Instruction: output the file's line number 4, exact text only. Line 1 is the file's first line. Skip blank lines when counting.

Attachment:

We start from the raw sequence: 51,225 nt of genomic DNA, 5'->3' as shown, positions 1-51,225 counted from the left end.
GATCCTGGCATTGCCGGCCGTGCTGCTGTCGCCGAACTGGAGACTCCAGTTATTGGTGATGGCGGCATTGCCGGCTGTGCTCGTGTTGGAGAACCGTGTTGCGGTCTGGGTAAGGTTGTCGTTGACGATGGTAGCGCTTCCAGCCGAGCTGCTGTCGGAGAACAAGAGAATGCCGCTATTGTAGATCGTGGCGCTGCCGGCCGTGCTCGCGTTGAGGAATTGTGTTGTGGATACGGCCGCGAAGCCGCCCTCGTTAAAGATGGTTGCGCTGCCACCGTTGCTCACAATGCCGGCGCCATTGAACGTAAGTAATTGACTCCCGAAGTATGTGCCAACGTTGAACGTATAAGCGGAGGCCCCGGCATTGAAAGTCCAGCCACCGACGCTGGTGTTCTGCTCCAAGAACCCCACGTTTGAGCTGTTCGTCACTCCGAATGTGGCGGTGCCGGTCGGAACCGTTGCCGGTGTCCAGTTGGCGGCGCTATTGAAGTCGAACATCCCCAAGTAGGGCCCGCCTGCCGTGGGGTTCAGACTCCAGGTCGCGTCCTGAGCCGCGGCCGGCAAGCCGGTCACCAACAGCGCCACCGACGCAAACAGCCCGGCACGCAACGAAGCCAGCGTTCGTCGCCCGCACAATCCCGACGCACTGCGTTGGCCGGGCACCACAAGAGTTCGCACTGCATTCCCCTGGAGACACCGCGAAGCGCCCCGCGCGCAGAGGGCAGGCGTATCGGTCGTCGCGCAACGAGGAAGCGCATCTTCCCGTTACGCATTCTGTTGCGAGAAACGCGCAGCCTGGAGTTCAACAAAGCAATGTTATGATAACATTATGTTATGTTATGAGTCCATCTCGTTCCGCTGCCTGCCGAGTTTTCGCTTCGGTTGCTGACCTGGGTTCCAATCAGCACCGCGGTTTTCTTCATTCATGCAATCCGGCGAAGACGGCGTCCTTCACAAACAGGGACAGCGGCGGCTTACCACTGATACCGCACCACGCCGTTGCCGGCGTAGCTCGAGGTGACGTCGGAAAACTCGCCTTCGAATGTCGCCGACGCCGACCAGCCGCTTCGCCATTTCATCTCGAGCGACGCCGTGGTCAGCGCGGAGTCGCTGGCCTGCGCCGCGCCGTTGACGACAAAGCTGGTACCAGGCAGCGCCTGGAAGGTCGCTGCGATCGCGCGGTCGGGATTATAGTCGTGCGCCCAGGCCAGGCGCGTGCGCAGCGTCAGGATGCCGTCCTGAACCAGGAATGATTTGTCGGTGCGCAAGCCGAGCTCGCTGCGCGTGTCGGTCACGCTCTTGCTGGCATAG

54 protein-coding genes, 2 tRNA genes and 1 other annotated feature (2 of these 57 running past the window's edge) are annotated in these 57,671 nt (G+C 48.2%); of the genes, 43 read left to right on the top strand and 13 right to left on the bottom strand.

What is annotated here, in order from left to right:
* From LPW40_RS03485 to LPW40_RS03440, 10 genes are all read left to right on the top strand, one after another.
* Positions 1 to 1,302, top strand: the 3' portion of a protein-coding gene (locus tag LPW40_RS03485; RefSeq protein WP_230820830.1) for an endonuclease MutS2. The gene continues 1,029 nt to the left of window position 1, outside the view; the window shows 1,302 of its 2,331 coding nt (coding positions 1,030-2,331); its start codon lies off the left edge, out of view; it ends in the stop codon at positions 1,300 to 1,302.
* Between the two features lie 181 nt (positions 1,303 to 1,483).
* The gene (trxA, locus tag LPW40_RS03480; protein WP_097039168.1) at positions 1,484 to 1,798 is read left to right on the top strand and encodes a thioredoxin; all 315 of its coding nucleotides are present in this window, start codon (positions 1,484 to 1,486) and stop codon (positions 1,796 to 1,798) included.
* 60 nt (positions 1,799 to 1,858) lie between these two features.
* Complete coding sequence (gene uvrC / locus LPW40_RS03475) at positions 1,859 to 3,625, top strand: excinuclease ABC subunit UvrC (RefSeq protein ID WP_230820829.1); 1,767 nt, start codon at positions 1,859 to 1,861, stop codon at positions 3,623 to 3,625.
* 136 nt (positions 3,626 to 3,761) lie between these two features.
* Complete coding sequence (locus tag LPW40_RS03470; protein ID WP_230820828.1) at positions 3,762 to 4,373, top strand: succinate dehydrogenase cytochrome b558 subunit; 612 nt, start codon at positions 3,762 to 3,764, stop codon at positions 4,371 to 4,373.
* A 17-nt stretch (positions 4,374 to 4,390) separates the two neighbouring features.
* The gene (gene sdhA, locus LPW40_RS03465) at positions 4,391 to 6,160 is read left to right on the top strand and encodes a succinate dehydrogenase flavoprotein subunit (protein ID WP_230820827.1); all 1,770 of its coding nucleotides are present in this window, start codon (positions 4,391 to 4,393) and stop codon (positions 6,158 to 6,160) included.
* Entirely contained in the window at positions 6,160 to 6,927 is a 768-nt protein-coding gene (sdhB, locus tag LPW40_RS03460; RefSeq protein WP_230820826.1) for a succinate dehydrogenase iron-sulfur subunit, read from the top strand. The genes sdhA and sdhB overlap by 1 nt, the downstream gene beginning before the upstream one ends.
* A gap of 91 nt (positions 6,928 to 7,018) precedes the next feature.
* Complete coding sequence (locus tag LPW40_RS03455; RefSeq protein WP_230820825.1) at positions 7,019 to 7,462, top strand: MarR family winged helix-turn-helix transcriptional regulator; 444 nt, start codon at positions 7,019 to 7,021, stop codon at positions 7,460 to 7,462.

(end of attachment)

What is annotated here, in order from left to right: